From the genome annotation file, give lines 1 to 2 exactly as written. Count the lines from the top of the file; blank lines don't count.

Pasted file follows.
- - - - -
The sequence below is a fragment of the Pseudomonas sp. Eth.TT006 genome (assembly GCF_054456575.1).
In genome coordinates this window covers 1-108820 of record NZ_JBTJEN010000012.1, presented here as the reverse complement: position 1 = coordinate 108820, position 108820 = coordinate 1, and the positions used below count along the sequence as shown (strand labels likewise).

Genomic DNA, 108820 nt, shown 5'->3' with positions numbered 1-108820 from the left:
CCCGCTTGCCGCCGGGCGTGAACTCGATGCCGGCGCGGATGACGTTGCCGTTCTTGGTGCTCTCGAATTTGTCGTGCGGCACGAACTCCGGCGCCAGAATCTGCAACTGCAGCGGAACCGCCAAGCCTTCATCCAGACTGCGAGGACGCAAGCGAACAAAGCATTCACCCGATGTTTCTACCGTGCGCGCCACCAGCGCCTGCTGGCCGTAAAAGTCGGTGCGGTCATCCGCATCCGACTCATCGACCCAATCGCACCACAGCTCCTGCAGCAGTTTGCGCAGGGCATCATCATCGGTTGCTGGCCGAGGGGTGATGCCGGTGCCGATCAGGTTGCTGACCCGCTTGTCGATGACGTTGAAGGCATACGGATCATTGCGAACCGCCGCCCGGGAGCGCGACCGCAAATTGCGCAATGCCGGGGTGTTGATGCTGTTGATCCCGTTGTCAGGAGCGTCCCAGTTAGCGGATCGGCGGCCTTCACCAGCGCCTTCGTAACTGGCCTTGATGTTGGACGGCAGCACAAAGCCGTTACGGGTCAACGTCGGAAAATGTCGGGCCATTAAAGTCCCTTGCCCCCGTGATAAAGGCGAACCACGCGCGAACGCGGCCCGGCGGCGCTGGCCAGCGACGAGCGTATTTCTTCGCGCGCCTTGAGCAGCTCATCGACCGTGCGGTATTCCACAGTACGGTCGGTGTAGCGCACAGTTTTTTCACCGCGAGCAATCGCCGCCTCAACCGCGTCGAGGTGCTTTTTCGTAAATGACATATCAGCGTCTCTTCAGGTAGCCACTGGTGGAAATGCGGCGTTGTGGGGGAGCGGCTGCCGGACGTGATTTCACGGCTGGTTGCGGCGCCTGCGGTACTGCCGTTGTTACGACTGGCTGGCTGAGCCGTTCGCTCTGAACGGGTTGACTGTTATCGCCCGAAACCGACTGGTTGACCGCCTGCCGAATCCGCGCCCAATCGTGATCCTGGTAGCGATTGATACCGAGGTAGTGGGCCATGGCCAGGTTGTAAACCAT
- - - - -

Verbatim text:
The sequence below is a fragment of the Pseudomonas sp. Eth.TT006 genome (assembly GCF_054456575.1).
In genome coordinates this window covers 1-108820 of record NZ_JBTJEN010000012.1, presented here as the reverse complement: position 1 = coordinate 108820, position 108820 = coordinate 1, and the positions used below count along the sequence as shown (strand labels likewise).